Planning these events and co-running the organization as a whole with the co-founders and CEO and COO (Anna Gifty Opoku-Agyeman and Fanta Traore) and the rest of the team would take up five hours of my week on a slow time but 10-18 ( and maybe even more during the height of conference planning season) on average throughout the year. Plus I had school responsibilities from taking many quantitatively demanding courses, acting as the Committee Coordinator of RISE: Working Group on Race, Inequality, Solidarity and Economics (a campus group) for the 2019-2020 academic year, my Program Assistant post at Admissions ( which is why I’m writing this…. Hi!!), my former post  as a member of the Faculty and Curricular Subcommittee of the Diversity Committee, my EPD Workshop Capstone…THE LIST GOES ON.

It is not easy to do it and I gave up on a lot of opportunities to party with my cohort in favor and balancing self-care and my responsibilities. However, it is not impossible. I’ve learned first hand that, with discipline, you can manage anything that is thrown at you. Your obligations may not be entrepreneurial. You may want to manage a job to earn some more money while at SIPA to lessen the cost of going to grad school, volunteer, create a student group on campus, or any thing that may take time away from your academic obligations. However, the premise is the same. You need to:

  1. Think about how you use your time wisely, make a plan, and stick to it. Use google calendar, make to-do lists, and ensure you do everything you can to hold yourself accountable.
  2. Prioritize! You can do everything but not at the same time. I chose to prioritize these curricular, extra-curricular, and professional obligations and my own self-care. Did I go to the gym as often as I wanted to? No. But I when I could I went and tried to make it count. I also appreciated time being present with friends more because I knew that I was registering a opportunity cost for more “productive time” that I wanted to ensure the time was worth it. I can always spend my post-graduation time crushing it at the gym but the personal and professional relationships I want to foster can expire. That was my mental math, but you do yours.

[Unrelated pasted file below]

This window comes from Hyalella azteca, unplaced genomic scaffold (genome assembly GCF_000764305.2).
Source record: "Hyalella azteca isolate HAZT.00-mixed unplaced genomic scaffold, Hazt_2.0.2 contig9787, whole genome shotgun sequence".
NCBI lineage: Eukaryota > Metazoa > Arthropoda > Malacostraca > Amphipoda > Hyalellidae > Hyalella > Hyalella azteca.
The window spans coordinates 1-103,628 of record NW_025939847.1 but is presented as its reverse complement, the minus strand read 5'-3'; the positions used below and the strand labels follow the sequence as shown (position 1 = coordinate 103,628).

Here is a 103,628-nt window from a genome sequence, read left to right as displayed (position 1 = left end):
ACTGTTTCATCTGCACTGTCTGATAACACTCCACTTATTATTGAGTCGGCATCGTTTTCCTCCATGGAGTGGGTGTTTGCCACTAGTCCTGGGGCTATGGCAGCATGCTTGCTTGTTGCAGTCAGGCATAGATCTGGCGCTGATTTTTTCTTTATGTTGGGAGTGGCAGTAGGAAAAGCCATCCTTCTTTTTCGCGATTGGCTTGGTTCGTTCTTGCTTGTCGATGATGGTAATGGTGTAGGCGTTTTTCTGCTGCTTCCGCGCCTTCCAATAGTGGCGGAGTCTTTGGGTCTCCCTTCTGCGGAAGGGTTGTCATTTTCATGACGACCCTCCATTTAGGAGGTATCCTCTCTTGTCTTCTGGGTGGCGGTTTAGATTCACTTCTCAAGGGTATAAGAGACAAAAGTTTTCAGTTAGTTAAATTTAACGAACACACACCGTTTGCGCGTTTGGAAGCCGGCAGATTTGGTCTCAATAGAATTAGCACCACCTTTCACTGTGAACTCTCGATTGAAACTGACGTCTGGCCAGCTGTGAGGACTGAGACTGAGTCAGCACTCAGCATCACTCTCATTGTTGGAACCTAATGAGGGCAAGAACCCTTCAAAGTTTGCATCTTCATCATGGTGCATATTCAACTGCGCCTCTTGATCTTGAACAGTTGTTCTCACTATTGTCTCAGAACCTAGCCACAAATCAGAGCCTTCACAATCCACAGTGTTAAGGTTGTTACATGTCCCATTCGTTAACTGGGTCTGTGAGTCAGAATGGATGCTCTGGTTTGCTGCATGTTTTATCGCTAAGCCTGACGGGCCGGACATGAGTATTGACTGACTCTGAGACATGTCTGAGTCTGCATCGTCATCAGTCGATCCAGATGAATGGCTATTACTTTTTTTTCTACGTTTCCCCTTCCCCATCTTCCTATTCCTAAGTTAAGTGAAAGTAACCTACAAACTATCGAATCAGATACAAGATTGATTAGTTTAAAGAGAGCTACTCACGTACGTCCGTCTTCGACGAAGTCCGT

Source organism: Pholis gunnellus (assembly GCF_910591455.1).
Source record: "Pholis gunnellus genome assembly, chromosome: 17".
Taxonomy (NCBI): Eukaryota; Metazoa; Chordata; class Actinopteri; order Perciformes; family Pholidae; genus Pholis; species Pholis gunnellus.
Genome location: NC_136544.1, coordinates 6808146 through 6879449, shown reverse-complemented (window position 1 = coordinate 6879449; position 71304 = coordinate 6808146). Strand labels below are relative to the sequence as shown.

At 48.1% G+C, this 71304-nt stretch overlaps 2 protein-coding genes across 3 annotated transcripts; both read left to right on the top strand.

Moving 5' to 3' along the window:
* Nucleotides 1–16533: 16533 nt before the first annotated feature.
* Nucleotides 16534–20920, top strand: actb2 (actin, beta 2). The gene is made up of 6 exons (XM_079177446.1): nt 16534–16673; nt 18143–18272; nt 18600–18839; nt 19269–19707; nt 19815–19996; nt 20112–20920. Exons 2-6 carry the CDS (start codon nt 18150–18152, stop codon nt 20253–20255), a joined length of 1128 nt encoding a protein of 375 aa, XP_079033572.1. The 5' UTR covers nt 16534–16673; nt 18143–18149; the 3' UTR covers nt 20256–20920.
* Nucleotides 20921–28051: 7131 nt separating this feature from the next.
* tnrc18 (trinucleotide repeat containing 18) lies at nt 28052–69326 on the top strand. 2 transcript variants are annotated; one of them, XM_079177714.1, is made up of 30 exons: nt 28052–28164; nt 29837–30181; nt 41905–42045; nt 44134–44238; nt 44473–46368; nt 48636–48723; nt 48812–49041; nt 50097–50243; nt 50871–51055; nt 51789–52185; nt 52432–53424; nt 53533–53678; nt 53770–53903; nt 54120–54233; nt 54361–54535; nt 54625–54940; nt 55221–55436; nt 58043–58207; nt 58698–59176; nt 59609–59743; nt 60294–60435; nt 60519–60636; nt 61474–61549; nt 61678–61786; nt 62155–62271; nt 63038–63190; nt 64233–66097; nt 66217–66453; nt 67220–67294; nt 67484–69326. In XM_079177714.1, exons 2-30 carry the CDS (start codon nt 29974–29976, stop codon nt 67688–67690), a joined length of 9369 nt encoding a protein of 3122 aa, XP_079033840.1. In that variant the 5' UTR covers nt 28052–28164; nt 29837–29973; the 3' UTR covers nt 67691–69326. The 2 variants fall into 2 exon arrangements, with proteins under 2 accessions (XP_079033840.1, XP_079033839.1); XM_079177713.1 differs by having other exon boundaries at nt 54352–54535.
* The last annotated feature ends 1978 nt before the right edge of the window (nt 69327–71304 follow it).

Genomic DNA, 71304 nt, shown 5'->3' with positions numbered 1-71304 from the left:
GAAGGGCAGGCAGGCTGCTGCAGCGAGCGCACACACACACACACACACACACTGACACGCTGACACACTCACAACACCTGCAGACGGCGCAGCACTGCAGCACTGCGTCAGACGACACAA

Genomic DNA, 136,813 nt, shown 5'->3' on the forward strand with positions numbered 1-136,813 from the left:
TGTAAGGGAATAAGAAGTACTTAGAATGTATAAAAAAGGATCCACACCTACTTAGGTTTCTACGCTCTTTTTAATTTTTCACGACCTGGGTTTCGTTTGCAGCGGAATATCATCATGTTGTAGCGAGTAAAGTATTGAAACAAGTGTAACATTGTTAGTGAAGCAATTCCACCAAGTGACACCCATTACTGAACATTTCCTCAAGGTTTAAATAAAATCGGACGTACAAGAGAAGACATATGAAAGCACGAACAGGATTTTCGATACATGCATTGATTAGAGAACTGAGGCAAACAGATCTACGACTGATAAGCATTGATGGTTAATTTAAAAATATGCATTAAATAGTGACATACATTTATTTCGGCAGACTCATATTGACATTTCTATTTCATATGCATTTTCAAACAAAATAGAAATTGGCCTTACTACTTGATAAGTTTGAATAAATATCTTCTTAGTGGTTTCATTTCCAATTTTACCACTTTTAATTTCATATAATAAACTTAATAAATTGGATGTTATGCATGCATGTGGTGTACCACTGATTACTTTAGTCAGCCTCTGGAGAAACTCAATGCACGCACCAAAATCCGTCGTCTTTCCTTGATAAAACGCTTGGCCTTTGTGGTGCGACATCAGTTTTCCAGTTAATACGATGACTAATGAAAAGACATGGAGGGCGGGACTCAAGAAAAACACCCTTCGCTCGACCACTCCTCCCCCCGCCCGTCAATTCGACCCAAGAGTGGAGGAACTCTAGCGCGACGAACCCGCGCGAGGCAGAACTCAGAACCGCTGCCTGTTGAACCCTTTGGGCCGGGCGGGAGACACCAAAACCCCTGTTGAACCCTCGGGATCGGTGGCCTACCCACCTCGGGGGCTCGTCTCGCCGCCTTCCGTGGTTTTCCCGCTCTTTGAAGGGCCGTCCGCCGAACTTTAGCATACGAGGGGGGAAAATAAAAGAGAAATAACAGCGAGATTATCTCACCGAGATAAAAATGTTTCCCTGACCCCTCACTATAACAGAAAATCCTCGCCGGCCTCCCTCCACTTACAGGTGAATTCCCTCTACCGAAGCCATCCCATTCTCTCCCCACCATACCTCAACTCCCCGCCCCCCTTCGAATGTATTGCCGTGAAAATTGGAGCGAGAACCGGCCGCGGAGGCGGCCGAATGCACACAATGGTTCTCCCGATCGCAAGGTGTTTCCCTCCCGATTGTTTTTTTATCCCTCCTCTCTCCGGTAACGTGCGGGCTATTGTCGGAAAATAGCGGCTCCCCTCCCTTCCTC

3. Speak up! Most professors are really understanding. If you are submerged with professional work and need a few extra days for a paper or problem set, speak up and respectfully explain your situation. Most times, professors are human and understand because they’ve been there before.
  4. Maintain yourself. Running on empty isn’t cute. Ensure that even at your high season of work, you have a light at the end of the tunnel where  you can turn off, decompress, and practice self care.
  5. Say no! I said no to a lot of things and even though I felt a twinge of FOMO when all was said and done, in the end, I knew it was what I needed and that my full, present, self would be in attendance if I had gone.

At the end of the day, the stressed and haggard moments are just grad school anyway, so you might as well make them work for you. Being a part of The Sadie Collective and many other organizations and posts have, at the end of the day, only provided me with more enrichment that will take me into my post-graduate school life with more confidence to work, mentor, and transform the world around me.